Construction Waste Guide

Construction Waste Management: What Happens to Your Waste?

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Construction Waste Guide Contents:

Construction Waste Management: What Happens to Your Waste?

Construction Waste Removal with Clearabee

What is Construction Waste?

A Clearabee collection provides the peace of mind that your waste will be collected promptly and that after it’s gone, we’ll handle it responsibly. But even before a rubbish clearance, there are a few ways in which you can reduce the rubbish you create.


How to Reduce Construction Waste

When working with builders and designers ensure that they are trustworthy and have experience. Poor workmanship can lead to over-ordering in the initial stages of a job and wasted materials at the end due to sloppy work.


For any waste you generate you’ll want to ensure you use a trusty worthy waste handler that has a waste handlers license like Clearabee. With a Clearabee clearance, you can rest assured that your waste will be handled responsibly. Using a dodgy waste handler could see your waste fly-tipped. Even if you didn’t fly-tip yourself, you can still be fined if a fly-tipping incident is traced back to yourself because you used an illegal waste handler.


sawing wood

Reuse Items from Construction Waste

You may also be able to reuse items to help reduce your overall waste. An example could be a tiled floor where it’s starting to look like you need to order an extra pack of tiles. Could you have been more conservative and clever with the way you cut your tiles so that the offcuts could have been used? Or on the other hand, do you have too many tiles? Maybe you could replace the splashback behind your cooker which is looking a little worse for wear?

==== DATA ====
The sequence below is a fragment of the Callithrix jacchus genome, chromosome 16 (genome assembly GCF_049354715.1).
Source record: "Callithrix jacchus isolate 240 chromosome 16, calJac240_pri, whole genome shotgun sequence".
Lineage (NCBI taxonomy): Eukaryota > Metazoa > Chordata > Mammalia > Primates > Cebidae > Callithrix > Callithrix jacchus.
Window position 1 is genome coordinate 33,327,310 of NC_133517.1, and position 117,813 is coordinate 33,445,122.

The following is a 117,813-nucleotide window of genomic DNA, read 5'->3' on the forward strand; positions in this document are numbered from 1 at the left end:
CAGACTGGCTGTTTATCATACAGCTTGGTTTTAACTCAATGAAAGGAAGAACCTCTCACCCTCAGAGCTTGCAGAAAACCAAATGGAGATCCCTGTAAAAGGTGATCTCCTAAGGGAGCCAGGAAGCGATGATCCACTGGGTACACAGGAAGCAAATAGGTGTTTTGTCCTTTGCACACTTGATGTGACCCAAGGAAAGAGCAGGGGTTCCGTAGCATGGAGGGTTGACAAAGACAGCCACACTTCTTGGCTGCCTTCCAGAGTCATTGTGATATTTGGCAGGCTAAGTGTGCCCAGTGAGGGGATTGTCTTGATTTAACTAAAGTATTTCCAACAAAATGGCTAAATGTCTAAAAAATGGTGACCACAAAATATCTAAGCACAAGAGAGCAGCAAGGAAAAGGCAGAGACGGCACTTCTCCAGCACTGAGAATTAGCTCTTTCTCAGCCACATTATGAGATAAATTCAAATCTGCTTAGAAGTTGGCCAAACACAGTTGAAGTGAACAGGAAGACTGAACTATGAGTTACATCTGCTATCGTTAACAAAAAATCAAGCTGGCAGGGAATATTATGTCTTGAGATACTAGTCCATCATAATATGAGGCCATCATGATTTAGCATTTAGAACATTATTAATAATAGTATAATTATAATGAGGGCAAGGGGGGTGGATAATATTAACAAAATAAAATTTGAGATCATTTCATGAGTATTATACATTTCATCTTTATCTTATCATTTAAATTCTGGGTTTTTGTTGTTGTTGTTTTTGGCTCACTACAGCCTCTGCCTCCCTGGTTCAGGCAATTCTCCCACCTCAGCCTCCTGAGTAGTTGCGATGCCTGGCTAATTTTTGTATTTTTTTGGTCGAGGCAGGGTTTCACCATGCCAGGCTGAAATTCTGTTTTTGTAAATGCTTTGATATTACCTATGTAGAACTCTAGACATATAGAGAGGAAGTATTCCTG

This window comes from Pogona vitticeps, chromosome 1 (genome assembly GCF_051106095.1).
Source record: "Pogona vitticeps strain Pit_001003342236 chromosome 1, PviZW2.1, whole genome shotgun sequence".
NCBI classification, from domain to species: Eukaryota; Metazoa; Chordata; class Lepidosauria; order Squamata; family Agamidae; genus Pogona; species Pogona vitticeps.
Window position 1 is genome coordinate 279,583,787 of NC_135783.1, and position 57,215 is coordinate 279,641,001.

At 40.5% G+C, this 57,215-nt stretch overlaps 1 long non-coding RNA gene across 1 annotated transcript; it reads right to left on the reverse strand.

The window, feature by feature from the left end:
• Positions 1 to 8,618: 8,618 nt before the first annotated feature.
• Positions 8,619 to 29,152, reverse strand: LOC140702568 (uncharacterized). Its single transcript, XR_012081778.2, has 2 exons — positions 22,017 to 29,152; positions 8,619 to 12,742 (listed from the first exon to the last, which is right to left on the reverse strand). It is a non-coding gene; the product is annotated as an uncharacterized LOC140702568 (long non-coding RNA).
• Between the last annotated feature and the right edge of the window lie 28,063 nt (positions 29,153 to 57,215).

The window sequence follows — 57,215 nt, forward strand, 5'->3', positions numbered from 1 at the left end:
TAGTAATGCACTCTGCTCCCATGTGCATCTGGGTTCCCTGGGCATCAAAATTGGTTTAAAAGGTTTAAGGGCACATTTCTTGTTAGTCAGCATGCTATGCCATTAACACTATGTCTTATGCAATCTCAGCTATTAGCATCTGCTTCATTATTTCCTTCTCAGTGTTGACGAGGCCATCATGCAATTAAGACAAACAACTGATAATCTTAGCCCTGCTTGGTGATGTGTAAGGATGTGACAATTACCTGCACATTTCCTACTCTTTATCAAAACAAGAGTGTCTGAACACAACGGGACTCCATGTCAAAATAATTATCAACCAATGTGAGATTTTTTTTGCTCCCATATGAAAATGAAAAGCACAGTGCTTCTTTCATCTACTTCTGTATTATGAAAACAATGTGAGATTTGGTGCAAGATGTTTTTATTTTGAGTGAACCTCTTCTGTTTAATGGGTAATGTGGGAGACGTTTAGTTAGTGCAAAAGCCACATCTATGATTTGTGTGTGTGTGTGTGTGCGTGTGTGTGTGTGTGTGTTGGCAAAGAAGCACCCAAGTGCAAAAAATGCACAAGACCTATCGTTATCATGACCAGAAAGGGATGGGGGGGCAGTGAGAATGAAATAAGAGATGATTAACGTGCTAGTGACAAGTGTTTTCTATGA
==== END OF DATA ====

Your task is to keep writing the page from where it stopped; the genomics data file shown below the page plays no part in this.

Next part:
Construction Waste Recycling

If you can’t reduce or reuse your construction waste you can look towards recycling it by taking it to recycling centers or using a Clearabee rubbish removal option as we can recycle 95% of the waste we collect. Below are just a few quick examples of construction waste, how it is recycled and what it can be recycled into.



Old bricks can be ground down to produce general fill materials. General fill is a lower quality material that can be used in foundations. Salvageable bricks can be used in gardening, BBQs, or other items that don’t demand the structural integrity of a brand-new brick.


Gypsum and Plasterboard

Plasterboard can enter its own closed-loop recycling systems. Throughout the UK there are a couple of recycling centers specialised in recycling plasterboard. They can reclaim gypsum as a raw material so it can be used again in more plasterboard.



Modern windows are typically made up of two main components, PVC and glass. Window glass is specially treated so cannot be recycled with glass bottles. Many recycling centers have their own section where they can accept PVC trims. PVC can be recycled at certain centers where it goes through a rigorous process that reclaims PVC for reuse.


This concludes our guide on the disposal of construction waste, you can read the previous section for suggestions of the best way to clear this type of waste. We also have a range of guides on how to get rid of bulky waste and your old sofa. For all your rubbish removal needs, whether that’s construction waste or just after a house de-clutter, use Clearabee.



Construction Waste Guide

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